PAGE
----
China became the world’s largest online gaming market in 2009 and overtook the United States as the world’s largest eSports market in 2016. It is also the largest video gaming and mobile gaming market in the world. It generates more than one-quarter of game revenues worldwide, with Tencent and NetEase taking the lead and mobile gaming dominating the market (63 percent) and continuing to drive growth.[34]

Such a huge market has not only seen private companies and internet giants investing in the eSports industry (as discussed in the next section); numerous jobs and employment opportunities have opened for young underemployed university graduates. The recognition of eSports as a university major in 2006 is a push from the top for millions of young people to devote their lives to eSports. Like elsewhere in the world, eSports has attracted young people as professional players and commentators, who are able to earn more money than “regular” employment in 9-to-5 jobs.[35] Some Chinese professional gaming teams have earned cult-like status among millions of domestic gamers and are leading contenders at most worldwide eSports tournaments.

From a humble start in 1999 to the world’s largest eSports market in 2016, the Chinese eSports market has continued to grow exponentially, with multiplayer online battle arena (MOBA, also known as action real-time strategy or ARTS) the most popular genre of games (e.g., League of Legend, Dota 2, and Honour of Kings [HoK]) and hence extremely attractive to advertisers and businesses.[36] An eSports value chain has formed, with key e-commerce and social gaming champions taking a leading role (see Table 2). In 2017 the Chinese eSports market size has reached US$1.26 billion (excluding the revenue from gamers playing eSports games), with more than two hundred million fans, the most top-ranked competitors and teams, and the most advanced eSports infrastructure and venues.[37]

Table 2. Chinese eSports Value Chain
Participants Examples
Developer/Publishers and distributors (companies that make the games or distribute the games) Tencent-Riot Games (League of Legends; Honour of Kings); Blizzard Entertainment (World of Warcraft, Hearthstone, StarCraft); Valve (Dota 2, Counter-Strike, Half-Life); NEXON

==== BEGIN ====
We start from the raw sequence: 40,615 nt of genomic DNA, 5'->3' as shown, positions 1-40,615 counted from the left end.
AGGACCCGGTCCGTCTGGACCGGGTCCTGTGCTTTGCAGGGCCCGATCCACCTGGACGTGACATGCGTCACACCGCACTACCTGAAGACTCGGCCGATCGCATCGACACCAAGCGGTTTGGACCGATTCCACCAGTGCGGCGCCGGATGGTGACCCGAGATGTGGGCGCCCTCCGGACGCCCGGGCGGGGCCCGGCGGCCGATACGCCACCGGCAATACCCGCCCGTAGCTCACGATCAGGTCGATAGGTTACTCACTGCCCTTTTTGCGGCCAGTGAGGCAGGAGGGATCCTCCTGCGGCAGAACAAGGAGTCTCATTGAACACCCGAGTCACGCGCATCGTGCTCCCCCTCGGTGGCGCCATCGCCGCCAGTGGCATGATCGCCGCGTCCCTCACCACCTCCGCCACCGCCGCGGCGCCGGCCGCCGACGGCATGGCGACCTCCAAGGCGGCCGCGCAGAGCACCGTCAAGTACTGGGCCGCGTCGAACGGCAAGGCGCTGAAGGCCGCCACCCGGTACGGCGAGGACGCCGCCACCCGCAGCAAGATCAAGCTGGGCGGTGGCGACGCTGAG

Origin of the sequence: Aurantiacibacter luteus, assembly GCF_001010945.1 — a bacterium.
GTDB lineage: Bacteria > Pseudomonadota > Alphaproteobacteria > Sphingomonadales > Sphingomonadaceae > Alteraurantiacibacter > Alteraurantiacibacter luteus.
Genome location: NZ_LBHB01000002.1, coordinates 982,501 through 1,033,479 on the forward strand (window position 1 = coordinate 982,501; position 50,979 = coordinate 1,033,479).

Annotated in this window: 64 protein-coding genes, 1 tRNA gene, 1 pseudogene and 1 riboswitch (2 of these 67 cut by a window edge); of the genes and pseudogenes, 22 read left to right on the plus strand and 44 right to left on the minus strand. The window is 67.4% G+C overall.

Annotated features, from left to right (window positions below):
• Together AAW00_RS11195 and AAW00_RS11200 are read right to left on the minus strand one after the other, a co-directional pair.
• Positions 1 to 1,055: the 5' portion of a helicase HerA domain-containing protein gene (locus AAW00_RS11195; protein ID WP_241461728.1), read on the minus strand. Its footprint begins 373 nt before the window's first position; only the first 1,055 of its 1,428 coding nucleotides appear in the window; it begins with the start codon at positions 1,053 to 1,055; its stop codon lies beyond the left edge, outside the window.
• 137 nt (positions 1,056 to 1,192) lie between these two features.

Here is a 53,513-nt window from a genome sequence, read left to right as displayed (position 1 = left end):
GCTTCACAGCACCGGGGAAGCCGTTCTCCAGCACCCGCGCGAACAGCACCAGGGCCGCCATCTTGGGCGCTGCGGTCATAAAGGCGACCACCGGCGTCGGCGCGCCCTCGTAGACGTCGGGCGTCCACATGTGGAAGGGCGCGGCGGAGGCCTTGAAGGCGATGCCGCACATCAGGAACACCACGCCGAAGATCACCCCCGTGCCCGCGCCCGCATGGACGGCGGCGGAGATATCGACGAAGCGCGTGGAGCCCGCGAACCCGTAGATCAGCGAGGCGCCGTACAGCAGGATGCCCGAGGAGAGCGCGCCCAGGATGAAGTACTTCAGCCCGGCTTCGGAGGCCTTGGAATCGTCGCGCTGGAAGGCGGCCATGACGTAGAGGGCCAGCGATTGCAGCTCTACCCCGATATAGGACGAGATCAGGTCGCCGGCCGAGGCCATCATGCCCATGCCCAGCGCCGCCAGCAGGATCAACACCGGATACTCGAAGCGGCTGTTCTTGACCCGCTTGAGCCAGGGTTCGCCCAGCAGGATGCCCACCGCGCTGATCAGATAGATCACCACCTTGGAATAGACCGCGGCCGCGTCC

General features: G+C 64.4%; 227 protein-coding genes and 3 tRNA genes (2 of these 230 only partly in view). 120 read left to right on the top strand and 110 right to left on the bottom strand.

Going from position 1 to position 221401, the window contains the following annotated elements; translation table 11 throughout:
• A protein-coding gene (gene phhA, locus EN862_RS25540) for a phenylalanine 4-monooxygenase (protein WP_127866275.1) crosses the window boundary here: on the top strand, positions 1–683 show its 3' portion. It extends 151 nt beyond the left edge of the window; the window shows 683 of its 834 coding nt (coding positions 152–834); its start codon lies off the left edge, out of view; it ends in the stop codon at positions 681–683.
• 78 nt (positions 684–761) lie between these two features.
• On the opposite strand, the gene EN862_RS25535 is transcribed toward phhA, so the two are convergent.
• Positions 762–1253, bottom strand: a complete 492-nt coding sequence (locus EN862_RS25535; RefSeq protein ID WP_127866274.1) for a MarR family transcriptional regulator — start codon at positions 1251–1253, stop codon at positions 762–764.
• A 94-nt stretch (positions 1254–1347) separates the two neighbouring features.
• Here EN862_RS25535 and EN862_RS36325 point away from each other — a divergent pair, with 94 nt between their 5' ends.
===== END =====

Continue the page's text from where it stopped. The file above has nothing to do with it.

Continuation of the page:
NetEase, Shanda, Kingsoft, Perfect World, Tian City
Leagues (organizers of tournaments) and competitions Alibaba’s WESG tournaments; Tencent’s LoL, CF, KPL, LPL tournaments, and QGC (a mobile gaming competition); Valve’s Dota 2-TI; Geeya’s WCA, Zhejiang Daily Digital’s NEST (National Electronic Sports Tournaments), WECG; WCA, WESM, Wang Sicong’s Hero Pro League; Shanda’s WEGL[38]
Teams and clubs, and their associations or alliances KPL Alliance, China Mobile eSports Alliance,[39] Hero Alliance
 
NewBee, Invictus Gaming (Wang Sicong), Suning Gaming, JD Gaming
Platforms (broadcasting channels and streaming platforms)[40] Live streaming video platforms: e.g., Twitch, Steam, Tencent’s WeGame and QQJoy (QQ mobile games), battlenet, Douyu, Zhangqi, huya, Longzhu), NeoTV
 
TV channels: Game FY and GTV
Player agents/managers and event organizers Hero Entertainment; China Mobile Games and Entertainment; Chengdu, Wuhu, Changzhou (agents of pro-gamers; cities and companies that provide infrastructure and event management for tournaments)
Brands/Sponsors Alibaba, Intel, Tencent, Samsung, Logitech, and various streamers and broadcasters (companies that sponsor teams, leagues, publishers, etc.)
Pro-gamers/Commentators Sky, EHOME, Iceice, y´, bLink, Shadow
WCA = World Cyber Arena; WECG = World Esports Championship Games; WESG = World Electronic Sports Games; WEGL = World Esports Games & Leagues; KPL = Kings Pro League; LoL = League of Legends; LPL = League of Legends Pro League; CF = CrossFire.

Digital Champions Weighing In

The rapid growth of the eSports industry has attracted some of China’s largest e-commerce and social commerce companies to the market, with the likes of Tencent, Alibaba, Jingdong, and Suning acquiring key assets across the value chain. As discussed earlier, competition, expansion, and synergy have characterized the strategies of key digital players to consolidate their platform dominance and expand their digital ecosystems. The eSports sector is one such battlefield. As Chinese eSports competitions moved from the internet cafés to sports stadiums and video streaming platforms, their sponsors have also shifted from internet cafés and computer companies to IT companies, media companies, and e-commerce and social commerce platforms. Chinese digital companies have also moved up the value chain from distributors (of foreign intellectual property [IP]) to game publishers and league owners.